Nannying For Parents

What should I know about hiring a nanny?

Choosing another adult that can be trusted with your children is one of the most serious decisions you'll ever make and there's a host of factors that need to be taken into account to find a nanny that's a good fit. Before hiring a nanny, there are a few things you'll need to know.


For the average parent, choosing another adult that can be trusted with your children is one of the most serious decisions you'll ever make – and responsibility aside, there's a host of factors that need to be taken into account to find a nanny that's a good fit.

Yet, in today's environment, it's getting easier. Aside from expertise in pairing families with tutors, au pairs, and babysitters, Juggle Street helps cut through the crowd to bring you not just a nanny you can trust – but one you'll love.

Before hiring a nanny, there are a few things you'll need to know. We'll explain all of this below – as well as how you can track down your personal Mary Poppins.

1. Nanny, au pair, babysitter – what are the differences, and what do I need?

While most would be aware that a babysitter is a more informal, temporary relationship, the difference between a nanny and an au pair can be a little more blurry. While an au pair is typically defined as a younger person (between the ages of 18-30) who is engaged as part of a cultural exchange with a given family, a nanny is a professional in-home carer.

While many of their respective duties overlap, they're actually two very different arrangements with a range of pros and cons to both. Many families are excited to take in an au pair, with the opportunity for language and cultural exchange the primary driver. Those living in Australia on an au pair visa will generally only be compensated with pocket money.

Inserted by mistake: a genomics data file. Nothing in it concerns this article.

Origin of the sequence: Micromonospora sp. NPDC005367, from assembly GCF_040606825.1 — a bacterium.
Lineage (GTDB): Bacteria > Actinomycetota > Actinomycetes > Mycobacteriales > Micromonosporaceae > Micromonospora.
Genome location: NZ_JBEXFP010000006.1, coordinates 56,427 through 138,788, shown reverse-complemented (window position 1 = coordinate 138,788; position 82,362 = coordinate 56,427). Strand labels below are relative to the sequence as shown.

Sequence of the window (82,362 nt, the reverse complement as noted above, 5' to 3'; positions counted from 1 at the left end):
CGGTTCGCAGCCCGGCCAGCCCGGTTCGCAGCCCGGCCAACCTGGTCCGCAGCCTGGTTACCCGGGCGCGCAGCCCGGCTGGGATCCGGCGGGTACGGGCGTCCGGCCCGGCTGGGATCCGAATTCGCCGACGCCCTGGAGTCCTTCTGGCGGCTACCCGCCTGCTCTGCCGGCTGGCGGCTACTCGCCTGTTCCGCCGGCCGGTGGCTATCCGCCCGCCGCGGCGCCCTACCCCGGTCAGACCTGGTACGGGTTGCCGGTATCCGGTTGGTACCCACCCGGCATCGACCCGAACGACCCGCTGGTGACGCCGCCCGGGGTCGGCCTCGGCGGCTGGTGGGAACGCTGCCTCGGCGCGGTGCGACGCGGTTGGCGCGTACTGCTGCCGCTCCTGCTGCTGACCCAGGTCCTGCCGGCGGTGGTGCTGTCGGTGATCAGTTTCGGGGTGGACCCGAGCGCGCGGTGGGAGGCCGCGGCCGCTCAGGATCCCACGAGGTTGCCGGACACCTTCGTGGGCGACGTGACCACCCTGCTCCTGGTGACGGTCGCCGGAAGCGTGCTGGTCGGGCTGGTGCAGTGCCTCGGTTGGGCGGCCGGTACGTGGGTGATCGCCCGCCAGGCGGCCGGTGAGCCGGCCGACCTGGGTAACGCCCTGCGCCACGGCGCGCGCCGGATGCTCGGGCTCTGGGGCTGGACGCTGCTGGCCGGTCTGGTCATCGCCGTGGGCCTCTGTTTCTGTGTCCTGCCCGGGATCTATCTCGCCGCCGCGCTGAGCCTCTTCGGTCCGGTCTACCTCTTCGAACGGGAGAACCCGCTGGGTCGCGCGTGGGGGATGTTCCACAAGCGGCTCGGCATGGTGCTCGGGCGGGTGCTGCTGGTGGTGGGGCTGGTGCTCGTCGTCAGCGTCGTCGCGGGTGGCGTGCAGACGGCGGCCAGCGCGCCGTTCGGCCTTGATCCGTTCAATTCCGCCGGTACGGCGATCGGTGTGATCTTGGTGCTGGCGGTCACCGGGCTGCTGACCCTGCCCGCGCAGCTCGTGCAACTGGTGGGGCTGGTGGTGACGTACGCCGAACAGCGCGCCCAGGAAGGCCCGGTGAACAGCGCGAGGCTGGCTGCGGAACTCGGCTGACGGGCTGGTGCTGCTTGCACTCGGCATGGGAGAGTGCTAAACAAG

A nanny, on the other hand, is a resident working as a professional carer. Expect to pay accordingly – but remember that many nannies will come with all the accoutrements that can be expected of someone dedicated to a career in childcare. These may include:

A childcare qualification (or working towards the same)

Accredited First Aid and CPR training

Cooking/nutrition experience

Own transport/familiarity with Australian roads

Long term commitment (offers continuity to the child/children).

2. Make a list of the skills and qualities you’re looking for in a nanny.

What exactly do you expect from a potential nanny – are you looking for a carer who can prepare meals, help with toilet training or assist with homework? Do they need to have their own car and be able to take children to extra-curricular activities?

Are you looking for someone with a soft touch, or more of a disciplinarian? Are your children generally well-behaved, or do they need someone to keep a watchful eye on them.
Do you require your nanny to have first-aid training or be experienced with special needs?

It’s important to establish all of your requirements before you get started with the hiring process.